'Walking Dead' Won't Pull a 'Game of Thrones' and Pass the Comics, Producers Say

"If the show is gaining on the comic book, it's at a very slow pace," creator Robert Kirkman tells THR.
Gene Page/AMC

[This story contains spoilers for the Walking Dead comic book series.]

Among the common threads between Sunday television juggernauts Game of Thrones and The Walking Dead, there's the fact that the AMC zombie drama appears to be closing in on its source material ... then again, appearances can be deceiving. 

Despite the fact that The Walking Dead has officially entered the territory of "All-Out War," a massive arc from Robert Kirkman and Charlie Adlard's comic books, the creative forces behind the scenes of the apocalyptic series insist that there's no risk of the show outpacing the events of the ongoing comics.

"With some plans we have for the future, I don't think so," showrunner Scott M. Gimple told The Hollywood Reporter when asked if Walking Dead is on pace to move past the comic books. "I think it's unlikely, but it depends where the book stops."

As of right now, there's no sign that the books are stopping anytime soon. The current Walking Dead arc takes place several years after the current events of the television series, with Rick Grimes (Andrew Lincoln) and his allies — including Negan (Jeffrey Dean Morgan), believe it or not — contending with the fallout from yet another war.

What's more, Gimple has said that the AMC series might slow down to focus on some of the events from the comic's time jump, during which a variety of changes within Alexandria and the surrounding communities take place, including one fan-favorite becoming a pirate of sorts. With that said, Kirkman isn't concerned that the show will pull a Game of Thrones, which soared past George R.R. Martin's currently published material in its sixth season.

"I don't know if anyone sat down to do the math, but if the show is gaining on the comic book, it's at a very slow pace," the comic book writer and executive producer told THR. "We're expanding storylines so every now and then we zip through the comic book, and then we slow down for a while and add a bunch of stuff that's not in the comics. There's not any danger of that happening in any way."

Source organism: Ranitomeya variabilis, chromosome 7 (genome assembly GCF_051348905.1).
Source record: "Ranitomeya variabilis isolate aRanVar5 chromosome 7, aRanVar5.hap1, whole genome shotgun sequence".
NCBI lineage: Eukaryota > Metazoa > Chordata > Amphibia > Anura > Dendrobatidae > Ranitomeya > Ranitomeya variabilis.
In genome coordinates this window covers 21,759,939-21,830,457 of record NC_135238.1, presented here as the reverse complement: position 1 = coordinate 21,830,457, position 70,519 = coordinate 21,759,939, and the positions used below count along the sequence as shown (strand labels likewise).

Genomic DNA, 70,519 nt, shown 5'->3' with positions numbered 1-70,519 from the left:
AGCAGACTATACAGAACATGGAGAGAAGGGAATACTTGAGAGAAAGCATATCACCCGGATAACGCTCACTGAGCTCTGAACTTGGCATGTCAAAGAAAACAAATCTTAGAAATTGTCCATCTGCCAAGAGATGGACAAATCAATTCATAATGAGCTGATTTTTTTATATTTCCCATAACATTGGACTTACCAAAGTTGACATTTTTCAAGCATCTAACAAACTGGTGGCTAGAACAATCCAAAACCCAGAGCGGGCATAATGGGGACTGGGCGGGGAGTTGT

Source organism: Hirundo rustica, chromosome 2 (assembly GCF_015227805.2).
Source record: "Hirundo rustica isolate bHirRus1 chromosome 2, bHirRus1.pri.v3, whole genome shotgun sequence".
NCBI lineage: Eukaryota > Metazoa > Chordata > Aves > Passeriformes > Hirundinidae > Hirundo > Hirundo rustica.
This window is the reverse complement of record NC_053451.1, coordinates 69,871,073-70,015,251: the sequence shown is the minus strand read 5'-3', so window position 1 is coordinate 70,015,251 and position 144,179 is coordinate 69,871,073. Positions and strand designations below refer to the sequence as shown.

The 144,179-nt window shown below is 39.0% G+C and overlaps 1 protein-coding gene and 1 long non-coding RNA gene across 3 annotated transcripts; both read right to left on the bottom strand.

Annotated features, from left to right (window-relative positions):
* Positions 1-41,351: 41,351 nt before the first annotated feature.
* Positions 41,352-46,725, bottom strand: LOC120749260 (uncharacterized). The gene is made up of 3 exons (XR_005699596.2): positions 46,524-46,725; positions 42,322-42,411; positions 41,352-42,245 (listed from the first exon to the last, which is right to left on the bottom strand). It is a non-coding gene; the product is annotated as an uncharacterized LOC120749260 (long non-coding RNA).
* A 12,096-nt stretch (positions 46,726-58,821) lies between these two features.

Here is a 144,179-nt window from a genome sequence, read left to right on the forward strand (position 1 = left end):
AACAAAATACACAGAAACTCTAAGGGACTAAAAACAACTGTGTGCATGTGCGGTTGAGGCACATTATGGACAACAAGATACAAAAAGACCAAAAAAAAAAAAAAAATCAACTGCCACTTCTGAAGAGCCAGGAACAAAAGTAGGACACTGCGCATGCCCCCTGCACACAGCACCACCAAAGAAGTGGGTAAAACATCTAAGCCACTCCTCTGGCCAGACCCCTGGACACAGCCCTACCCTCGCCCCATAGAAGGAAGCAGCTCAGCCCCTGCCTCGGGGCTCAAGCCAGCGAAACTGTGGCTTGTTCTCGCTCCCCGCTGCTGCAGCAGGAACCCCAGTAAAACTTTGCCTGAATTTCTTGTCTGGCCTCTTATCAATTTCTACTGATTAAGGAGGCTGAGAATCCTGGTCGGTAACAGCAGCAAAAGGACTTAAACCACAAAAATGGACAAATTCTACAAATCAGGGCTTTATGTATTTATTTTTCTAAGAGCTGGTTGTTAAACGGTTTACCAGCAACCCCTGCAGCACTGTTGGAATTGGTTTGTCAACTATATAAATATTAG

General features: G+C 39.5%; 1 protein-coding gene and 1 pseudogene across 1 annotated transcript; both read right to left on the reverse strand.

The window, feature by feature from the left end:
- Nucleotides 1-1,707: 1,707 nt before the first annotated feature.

"When we get to season 20, then I think we'll be caught up," added executive producer David Alpert. "And at that point, we'll have to have Robert really pick up the pace [with the comics]."

Kirkman joked, "If we say season 20 too often around Andrew Lincoln, he will murder us, and then you won't have to worry about anything!" 

No need for anyone to get murdered over The Walking Dead, unless it's within the show's universe. After all, as Kirkman points out, the show has a history of slowing down for a greater focus on events from the comics, stretching certain stories and moments beyond their original iterations. The first season of the series roughly chronicled the first arc of the comic books, for instance, though it saved the death of Shane Walsh (Jon Bernthal) until the end of season two. Season two focused almost entirely on the Greene family farm, which was only a major setting in the comic books for a handful of issues. The Woodbury and prison arc extended from season three until the middle of season four, perhaps a shorter run than expected given the prominence of those stories in the comics. Famously, the first half of season six (as well as the midseason premiere) took place over little more than a single day, showing just how much the TV series is willing to drill down into the nitty-gritty of the zombie apocalypse.

As it stands, the eighth season of The Walking Dead is poised to cover "All-Out War," which lasts 12 issues in the comics. Multiple arcs have occurred since then, including "The Whisperer War," which sees Rick's group battling an army of men and women who wear skin suits and walk among the dead. Add to that Gimple's stated intention of exploring off-page stories that take place during the time jump, and it's easy to see how Walking Dead can continue following the comic books' lead for years to come.

Do you think Walking Dead will ever catch up to the comics? Sound off in the comments below, and keep checking THR.com/WalkingDead for more reports from the zombie apocalypse.